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Doctor Who - Ghost Light (DVD)

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4 Reviews

Genre: Television - Doctor Who / Theatrical Release: 1975 / Parental Guidance / Actors: Sylvester McCoy, Sophie Aldred ... / DVD released 2004-09-20 at 2 Entertain Video / Features of the DVD: PAL

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    Your dooyooMiles Miles

    4 Reviews
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      13.09.2009 16:08
      Very helpful



      a nostalgic return to the origonal Doctor Who

      This is a 'film only' review

      You don't have to be very old to remember when Doctor Who was low budget with people wrapped in green bubble wrap to make the aliens and pyrotechnics which were limited to about one an episode. Cybermen which looked like men in jumpsuits which had been spray painted silver (but at least they had more dialogue) and a TARDIS interior which looked like it came as a flat pack.

      Since the revival of Doctor Who I have stared watching some older ones via a DVD through the post rental service. Out of the ones I have seen again I still think Tom Baker was the best (the one with the scarf and 'jelly babies') closely followed by Sylvester McCoy.

      I remember Ghost Light when it was first screened in the days that it would be 30 min episodes and a story would be over three or four episodes with about 3-4 different stories per series. Whilst the new version of Doctor Who has a much higher budget possibly better acting from many of the supporting cast there is just something special and nostalgic about these old series.

      The opening titles are not amongst my favourites, it was quite early computer graphics. I much preferred the opening titles of the Tom Baker and Peter Davidson eras.

      This story consists of 3 episodes.

      Basic Plot of Story:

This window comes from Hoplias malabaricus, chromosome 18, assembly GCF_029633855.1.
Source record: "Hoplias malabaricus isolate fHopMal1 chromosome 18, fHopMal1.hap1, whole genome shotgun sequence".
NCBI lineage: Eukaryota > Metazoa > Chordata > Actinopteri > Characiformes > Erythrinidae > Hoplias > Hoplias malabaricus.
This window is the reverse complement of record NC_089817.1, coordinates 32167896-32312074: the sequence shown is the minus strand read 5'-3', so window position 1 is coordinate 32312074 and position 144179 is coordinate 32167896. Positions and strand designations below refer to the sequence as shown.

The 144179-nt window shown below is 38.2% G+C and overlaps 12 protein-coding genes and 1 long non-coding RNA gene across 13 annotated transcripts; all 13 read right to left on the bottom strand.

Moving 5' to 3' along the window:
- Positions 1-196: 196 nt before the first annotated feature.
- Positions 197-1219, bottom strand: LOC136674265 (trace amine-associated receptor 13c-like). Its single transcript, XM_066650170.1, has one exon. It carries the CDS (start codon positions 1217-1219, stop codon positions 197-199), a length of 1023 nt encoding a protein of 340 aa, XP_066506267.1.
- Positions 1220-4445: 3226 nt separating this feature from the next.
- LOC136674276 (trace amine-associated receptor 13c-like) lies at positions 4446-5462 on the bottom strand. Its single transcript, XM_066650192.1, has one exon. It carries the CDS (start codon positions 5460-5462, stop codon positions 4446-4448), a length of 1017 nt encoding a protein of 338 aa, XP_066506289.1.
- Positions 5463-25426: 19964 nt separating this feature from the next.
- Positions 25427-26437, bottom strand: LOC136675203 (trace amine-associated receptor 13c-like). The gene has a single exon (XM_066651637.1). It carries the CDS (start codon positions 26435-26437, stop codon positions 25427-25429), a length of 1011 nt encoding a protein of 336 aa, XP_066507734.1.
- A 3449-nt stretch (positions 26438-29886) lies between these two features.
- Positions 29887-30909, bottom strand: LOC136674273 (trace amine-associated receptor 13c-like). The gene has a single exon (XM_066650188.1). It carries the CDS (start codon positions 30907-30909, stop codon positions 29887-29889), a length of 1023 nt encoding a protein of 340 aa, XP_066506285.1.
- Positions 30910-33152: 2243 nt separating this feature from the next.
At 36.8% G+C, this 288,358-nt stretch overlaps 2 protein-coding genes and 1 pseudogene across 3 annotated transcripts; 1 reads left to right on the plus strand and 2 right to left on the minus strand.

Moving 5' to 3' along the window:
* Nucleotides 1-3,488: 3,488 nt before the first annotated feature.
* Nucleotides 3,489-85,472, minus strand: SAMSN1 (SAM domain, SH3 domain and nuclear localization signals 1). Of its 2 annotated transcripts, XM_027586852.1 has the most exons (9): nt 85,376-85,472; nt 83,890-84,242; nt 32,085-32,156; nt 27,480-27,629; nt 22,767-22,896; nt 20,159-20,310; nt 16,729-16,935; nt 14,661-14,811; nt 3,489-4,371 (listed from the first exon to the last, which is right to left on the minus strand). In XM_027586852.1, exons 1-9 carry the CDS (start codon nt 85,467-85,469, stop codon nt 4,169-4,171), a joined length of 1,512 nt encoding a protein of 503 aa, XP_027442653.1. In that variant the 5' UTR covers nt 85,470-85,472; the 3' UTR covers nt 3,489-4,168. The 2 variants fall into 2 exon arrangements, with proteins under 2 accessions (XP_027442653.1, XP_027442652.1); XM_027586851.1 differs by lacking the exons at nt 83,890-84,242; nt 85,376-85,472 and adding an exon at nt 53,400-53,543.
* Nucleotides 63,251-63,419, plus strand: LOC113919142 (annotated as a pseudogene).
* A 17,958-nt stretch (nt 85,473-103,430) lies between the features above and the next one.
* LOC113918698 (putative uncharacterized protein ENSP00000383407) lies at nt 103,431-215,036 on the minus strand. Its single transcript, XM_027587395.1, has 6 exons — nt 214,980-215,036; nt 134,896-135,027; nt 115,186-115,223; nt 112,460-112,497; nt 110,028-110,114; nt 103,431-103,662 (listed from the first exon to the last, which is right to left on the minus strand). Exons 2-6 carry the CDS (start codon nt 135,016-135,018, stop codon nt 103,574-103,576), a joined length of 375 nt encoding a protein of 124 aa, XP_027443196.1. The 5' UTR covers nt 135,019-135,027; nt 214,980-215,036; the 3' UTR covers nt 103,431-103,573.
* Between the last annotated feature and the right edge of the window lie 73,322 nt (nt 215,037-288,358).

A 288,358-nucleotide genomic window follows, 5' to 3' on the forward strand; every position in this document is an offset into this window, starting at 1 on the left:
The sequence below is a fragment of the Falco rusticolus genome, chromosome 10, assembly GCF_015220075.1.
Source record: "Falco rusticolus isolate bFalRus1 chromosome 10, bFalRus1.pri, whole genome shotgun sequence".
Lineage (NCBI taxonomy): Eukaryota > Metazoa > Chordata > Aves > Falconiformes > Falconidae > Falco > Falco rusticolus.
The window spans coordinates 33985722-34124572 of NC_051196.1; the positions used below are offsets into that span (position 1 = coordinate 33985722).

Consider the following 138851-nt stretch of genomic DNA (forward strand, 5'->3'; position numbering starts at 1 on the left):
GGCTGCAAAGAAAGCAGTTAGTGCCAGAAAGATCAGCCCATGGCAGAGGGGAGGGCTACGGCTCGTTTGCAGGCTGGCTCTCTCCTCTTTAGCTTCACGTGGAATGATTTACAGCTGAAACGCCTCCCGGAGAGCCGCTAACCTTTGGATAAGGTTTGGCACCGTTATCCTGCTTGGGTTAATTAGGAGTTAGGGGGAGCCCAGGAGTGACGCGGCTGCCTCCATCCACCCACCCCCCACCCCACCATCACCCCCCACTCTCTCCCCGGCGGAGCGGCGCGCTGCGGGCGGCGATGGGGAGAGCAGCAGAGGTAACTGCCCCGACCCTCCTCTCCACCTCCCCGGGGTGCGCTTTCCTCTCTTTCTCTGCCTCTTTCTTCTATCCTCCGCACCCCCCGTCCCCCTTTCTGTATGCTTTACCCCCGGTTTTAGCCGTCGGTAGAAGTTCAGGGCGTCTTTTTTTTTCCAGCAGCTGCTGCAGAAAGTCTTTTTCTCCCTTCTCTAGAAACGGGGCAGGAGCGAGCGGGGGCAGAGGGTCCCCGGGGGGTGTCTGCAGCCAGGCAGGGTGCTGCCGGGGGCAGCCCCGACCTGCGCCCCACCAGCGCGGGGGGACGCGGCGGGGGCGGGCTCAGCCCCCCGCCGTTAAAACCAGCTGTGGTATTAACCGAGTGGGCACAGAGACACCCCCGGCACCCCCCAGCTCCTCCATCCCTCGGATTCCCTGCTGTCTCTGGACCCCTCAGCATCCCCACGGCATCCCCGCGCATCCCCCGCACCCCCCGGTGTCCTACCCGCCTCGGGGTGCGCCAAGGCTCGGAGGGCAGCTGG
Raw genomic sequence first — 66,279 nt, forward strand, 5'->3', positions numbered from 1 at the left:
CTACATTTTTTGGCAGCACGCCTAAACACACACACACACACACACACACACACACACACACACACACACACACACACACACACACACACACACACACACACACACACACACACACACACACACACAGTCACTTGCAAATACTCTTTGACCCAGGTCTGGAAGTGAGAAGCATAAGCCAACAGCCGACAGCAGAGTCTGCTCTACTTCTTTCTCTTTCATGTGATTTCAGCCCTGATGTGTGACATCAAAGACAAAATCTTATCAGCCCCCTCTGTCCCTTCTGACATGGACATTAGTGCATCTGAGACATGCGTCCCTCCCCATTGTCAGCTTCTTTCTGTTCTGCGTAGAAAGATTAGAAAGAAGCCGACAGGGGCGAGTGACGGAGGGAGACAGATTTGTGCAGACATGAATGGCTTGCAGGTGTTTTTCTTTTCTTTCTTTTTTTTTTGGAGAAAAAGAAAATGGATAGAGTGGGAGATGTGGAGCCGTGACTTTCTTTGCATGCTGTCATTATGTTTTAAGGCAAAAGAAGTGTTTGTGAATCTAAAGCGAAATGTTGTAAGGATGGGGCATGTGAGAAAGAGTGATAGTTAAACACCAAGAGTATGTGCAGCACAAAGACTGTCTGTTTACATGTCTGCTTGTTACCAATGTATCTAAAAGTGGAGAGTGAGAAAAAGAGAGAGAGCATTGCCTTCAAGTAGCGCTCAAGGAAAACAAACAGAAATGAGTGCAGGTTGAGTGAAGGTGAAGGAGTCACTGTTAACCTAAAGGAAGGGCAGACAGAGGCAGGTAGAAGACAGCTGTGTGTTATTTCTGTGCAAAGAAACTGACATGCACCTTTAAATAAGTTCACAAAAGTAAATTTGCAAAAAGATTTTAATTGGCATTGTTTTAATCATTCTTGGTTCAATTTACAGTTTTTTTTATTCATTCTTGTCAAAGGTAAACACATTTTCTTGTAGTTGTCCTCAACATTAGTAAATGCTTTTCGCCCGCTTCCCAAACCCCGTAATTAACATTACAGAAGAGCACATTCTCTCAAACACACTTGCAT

The Doctor and his companion 'Ace' (Sophie Aldred) arrive in Gabriel Chase, an old house with some rather odd inhabitants. The servants are always very quickly out of the door as the clock strikes six the 'others' appear. Unfortunately for him a bumbling vicar had arrived earlier in the day and has been left on his own in the house - much to his irritation.

      The Vicar had arrived to challenge the house's owners theory on evolution referring to it as 'Darwinian claptrap' However, the owner only appears after nightfall and has a strange aversion to light, but why? The housekeeper is as sinister as the owner and looks like she could turn you into a pillar of salt with a single word.

      Naturally the Doctor realises something is wrong but how exactly can he put it right? What will be the consequences of his actions? Ace also feels uneasy but why, and why does she panic when she learns the name of the house? Just who is the person with the strange voice who is referred to as 'control' and just what is in the cellar that the owner is trying to keep secret?

      The main theme of the plot is that of evolution and it shows the battle of the evolutionary theory with the religious view point. (Not as boring as it sounds, honest)

      How do the main actors do?

      The Doctor:

      Sylvester McCoy is probably my second favourite incarnation of The Doctor. Whilst Tom Baker played the part as a bit eccentric we see a darker side of the Doctor with Sylvester McCoy in the part. McCoy does play the part well but appears to take more random decisions rather than the meticulously thought out ones of the earlier Doctors.


      Sophie Aldred does well in playing the part of what I can describe as a bit of a teenage brat. She is stuck in the 80s (well they were filmed back then) and some of the references she makes use words in there inverted meaning (e.g. wicked meaning good etc)

      Josiah (the house's "owner")

      Ian Hogg does make an honest go at this part but at times he overacts the aversion to light which the character is supposed to have. This for me made the character slightly unconvincing for the first episode and a half.